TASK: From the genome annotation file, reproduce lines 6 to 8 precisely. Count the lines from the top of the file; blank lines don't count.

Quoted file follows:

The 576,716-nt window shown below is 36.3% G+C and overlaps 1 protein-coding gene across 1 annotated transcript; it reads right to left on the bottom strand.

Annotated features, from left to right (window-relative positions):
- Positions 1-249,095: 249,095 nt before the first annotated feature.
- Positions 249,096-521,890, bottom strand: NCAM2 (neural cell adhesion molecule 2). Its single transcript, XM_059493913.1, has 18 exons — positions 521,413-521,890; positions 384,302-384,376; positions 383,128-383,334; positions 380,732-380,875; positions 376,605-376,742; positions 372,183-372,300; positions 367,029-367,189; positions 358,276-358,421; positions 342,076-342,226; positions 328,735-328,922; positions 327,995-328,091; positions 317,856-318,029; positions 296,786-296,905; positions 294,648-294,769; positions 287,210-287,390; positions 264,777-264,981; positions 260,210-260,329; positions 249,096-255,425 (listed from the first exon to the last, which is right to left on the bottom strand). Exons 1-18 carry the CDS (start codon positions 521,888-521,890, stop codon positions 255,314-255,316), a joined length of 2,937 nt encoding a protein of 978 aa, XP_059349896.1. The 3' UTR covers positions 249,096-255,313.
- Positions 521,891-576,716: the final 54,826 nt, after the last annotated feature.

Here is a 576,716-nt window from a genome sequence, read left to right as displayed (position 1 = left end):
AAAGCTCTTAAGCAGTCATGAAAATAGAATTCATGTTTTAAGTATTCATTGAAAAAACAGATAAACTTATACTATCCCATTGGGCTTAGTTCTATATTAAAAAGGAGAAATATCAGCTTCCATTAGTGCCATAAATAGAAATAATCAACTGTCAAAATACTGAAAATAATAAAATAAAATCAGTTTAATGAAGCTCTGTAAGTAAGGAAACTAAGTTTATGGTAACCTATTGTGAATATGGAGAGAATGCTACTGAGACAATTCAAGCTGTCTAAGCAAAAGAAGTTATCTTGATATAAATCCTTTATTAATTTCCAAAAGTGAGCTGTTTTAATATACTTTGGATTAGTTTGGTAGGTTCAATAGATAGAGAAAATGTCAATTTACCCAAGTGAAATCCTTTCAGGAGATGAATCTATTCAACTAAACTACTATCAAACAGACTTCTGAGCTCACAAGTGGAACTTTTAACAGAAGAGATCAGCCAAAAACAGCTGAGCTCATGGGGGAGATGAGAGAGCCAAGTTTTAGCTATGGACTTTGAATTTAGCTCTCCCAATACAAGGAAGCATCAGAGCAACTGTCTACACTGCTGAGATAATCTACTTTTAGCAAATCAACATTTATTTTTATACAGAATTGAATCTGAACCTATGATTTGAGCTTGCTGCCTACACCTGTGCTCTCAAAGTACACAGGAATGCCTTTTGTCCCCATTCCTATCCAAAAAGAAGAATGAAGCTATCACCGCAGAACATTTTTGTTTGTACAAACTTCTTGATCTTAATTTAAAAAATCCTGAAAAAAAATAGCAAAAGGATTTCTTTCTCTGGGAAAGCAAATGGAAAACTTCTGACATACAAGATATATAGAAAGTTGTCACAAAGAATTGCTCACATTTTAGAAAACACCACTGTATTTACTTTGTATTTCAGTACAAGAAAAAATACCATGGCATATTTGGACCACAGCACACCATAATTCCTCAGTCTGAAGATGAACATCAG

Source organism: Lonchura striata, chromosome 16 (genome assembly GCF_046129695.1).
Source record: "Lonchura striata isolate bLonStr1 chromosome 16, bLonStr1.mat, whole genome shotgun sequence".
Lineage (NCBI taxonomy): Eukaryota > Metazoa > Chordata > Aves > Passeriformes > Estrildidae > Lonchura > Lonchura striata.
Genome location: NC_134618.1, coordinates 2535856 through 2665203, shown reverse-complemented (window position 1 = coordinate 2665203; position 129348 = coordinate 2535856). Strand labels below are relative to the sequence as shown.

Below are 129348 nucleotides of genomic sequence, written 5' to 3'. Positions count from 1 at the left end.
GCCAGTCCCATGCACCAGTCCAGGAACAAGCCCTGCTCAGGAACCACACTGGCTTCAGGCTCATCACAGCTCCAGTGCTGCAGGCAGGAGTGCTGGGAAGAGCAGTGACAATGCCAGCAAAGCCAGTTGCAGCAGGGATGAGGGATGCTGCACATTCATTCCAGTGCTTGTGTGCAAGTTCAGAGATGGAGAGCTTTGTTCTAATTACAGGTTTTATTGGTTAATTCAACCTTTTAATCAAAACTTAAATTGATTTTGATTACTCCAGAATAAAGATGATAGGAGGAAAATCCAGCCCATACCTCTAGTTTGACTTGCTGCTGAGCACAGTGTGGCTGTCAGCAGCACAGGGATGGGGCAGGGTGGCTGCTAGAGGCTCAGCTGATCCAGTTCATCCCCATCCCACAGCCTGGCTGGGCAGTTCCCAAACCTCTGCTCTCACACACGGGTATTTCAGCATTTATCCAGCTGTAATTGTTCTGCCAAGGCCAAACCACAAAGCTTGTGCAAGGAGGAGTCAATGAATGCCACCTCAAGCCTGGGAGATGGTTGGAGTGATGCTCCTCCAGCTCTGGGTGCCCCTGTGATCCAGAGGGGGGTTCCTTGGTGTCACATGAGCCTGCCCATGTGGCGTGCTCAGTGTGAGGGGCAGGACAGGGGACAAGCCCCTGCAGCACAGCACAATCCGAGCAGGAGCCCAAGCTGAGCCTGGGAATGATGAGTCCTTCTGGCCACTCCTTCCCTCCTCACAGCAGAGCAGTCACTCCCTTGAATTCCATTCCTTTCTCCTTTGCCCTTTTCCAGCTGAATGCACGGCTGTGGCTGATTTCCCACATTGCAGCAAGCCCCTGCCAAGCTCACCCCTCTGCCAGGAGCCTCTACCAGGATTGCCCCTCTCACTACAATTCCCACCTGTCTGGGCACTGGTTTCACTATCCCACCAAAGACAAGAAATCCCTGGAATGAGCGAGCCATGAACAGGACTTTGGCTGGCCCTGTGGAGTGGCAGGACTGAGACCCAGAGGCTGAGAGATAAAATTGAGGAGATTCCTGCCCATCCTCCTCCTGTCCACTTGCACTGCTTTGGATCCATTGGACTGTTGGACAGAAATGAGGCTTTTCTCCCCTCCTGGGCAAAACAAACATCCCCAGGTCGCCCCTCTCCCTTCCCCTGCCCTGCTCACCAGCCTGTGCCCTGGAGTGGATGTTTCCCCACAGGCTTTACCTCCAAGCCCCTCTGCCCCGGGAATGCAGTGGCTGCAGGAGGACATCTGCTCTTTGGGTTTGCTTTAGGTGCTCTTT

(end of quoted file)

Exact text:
Here is a 576,716-nt window from a genome sequence, read left to right as displayed (position 1 = left end):
AAAGCTCTTAAGCAGTCATGAAAATAGAATTCATGTTTTAAGTATTCATTGAAAAAACAGATAAACTTATACTATCCCATTGGGCTTAGTTCTATATTAAAAAGGAGAAATATCAGCTTCCATTAGTGCCATAAATAGAAATAATCAACTGTCAAAATACTGAAAATAATAAAATAAAATCAGTTTAATGAAGCTCTGTAAGTAAGGAAACTAAGTTTATGGTAACCTATTGTGAATATGGAGAGAATGCTACTGAGACAATTCAAGCTGTCTAAGCAAAAGAAGTTATCTTGATATAAATCCTTTATTAATTTCCAAAAGTGAGCTGTTTTAATATACTTTGGATTAGTTTGGTAGGTTCAATAGATAGAGAAAATGTCAATTTACCCAAGTGAAATCCTTTCAGGAGATGAATCTATTCAACTAAACTACTATCAAACAGACTTCTGAGCTCACAAGTGGAACTTTTAACAGAAGAGATCAGCCAAAAACAGCTGAGCTCATGGGGGAGATGAGAGAGCCAAGTTTTAGCTATGGACTTTGAATTTAGCTCTCCCAATACAAGGAAGCATCAGAGCAACTGTCTACACTGCTGAGATAATCTACTTTTAGCAAATCAACATTTATTTTTATACAGAATTGAATCTGAACCTATGATTTGAGCTTGCTGCCTACACCTGTGCTCTCAAAGTACACAGGAATGCCTTTTGTCCCCATTCCTATCCAAAAAGAAGAATGAAGCTATCACCGCAGAACATTTTTGTTTGTACAAACTTCTTGATCTTAATTTAAAAAATCCTGAAAAAAAATAGCAAAAGGATTTCTTTCTCTGGGAAAGCAAATGGAAAACTTCTGACATACAAGATATATAGAAAGTTGTCACAAAGAATTGCTCACATTTTAGAAAACACCACTGTATTTACTTTGTATTTCAGTACAAGAAAAAATACCATGGCATATTTGGACCACAGCACACCATAATTCCTCAGTCTGAAGATGAACATCAG

Source organism: Lonchura striata, chromosome 16 (genome assembly GCF_046129695.1).